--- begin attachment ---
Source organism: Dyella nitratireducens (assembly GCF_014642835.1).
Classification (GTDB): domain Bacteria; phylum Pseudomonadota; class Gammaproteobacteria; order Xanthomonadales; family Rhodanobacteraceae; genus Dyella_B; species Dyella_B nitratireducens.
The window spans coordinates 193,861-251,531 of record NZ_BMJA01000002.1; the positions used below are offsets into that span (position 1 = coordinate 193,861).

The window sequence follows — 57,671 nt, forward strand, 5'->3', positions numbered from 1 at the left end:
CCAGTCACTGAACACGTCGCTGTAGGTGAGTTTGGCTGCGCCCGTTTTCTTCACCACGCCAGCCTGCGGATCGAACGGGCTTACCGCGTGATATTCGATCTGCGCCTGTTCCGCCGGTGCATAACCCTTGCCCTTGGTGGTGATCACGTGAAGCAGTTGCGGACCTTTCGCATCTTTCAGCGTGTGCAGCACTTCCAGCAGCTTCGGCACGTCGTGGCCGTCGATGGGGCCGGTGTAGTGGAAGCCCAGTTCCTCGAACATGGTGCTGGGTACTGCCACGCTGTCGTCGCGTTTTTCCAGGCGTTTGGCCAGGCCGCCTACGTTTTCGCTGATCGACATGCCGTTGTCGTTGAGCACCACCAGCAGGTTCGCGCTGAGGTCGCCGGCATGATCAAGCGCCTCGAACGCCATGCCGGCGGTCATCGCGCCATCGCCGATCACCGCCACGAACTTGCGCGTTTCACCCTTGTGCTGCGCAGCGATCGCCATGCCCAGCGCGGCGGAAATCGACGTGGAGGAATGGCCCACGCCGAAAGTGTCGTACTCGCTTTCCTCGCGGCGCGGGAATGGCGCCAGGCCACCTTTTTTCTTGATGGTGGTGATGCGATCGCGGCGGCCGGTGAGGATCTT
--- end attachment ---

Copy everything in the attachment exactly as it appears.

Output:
Source organism: Dyella nitratireducens (assembly GCF_014642835.1).
Classification (GTDB): domain Bacteria; phylum Pseudomonadota; class Gammaproteobacteria; order Xanthomonadales; family Rhodanobacteraceae; genus Dyella_B; species Dyella_B nitratireducens.
The window spans coordinates 193,861-251,531 of record NZ_BMJA01000002.1; the positions used below are offsets into that span (position 1 = coordinate 193,861).

The window sequence follows — 57,671 nt, forward strand, 5'->3', positions numbered from 1 at the left end:
CCAGTCACTGAACACGTCGCTGTAGGTGAGTTTGGCTGCGCCCGTTTTCTTCACCACGCCAGCCTGCGGATCGAACGGGCTTACCGCGTGATATTCGATCTGCGCCTGTTCCGCCGGTGCATAACCCTTGCCCTTGGTGGTGATCACGTGAAGCAGTTGCGGACCTTTCGCATCTTTCAGCGTGTGCAGCACTTCCAGCAGCTTCGGCACGTCGTGGCCGTCGATGGGGCCGGTGTAGTGGAAGCCCAGTTCCTCGAACATGGTGCTGGGTACTGCCACGCTGTCGTCGCGTTTTTCCAGGCGTTTGGCCAGGCCGCCTACGTTTTCGCTGATCGACATGCCGTTGTCGTTGAGCACCACCAGCAGGTTCGCGCTGAGGTCGCCGGCATGATCAAGCGCCTCGAACGCCATGCCGGCGGTCATCGCGCCATCGCCGATCACCGCCACGAACTTGCGCGTTTCACCCTTGTGCTGCGCAGCGATCGCCATGCCCAGCGCGGCGGAAATCGACGTGGAGGAATGGCCCACGCCGAAAGTGTCGTACTCGCTTTCCTCGCGGCGCGGGAATGGCGCCAGGCCACCTTTTTTCTTGATGGTGGTGATGCGATCGCGGCGGCCGGTGAGGATCTT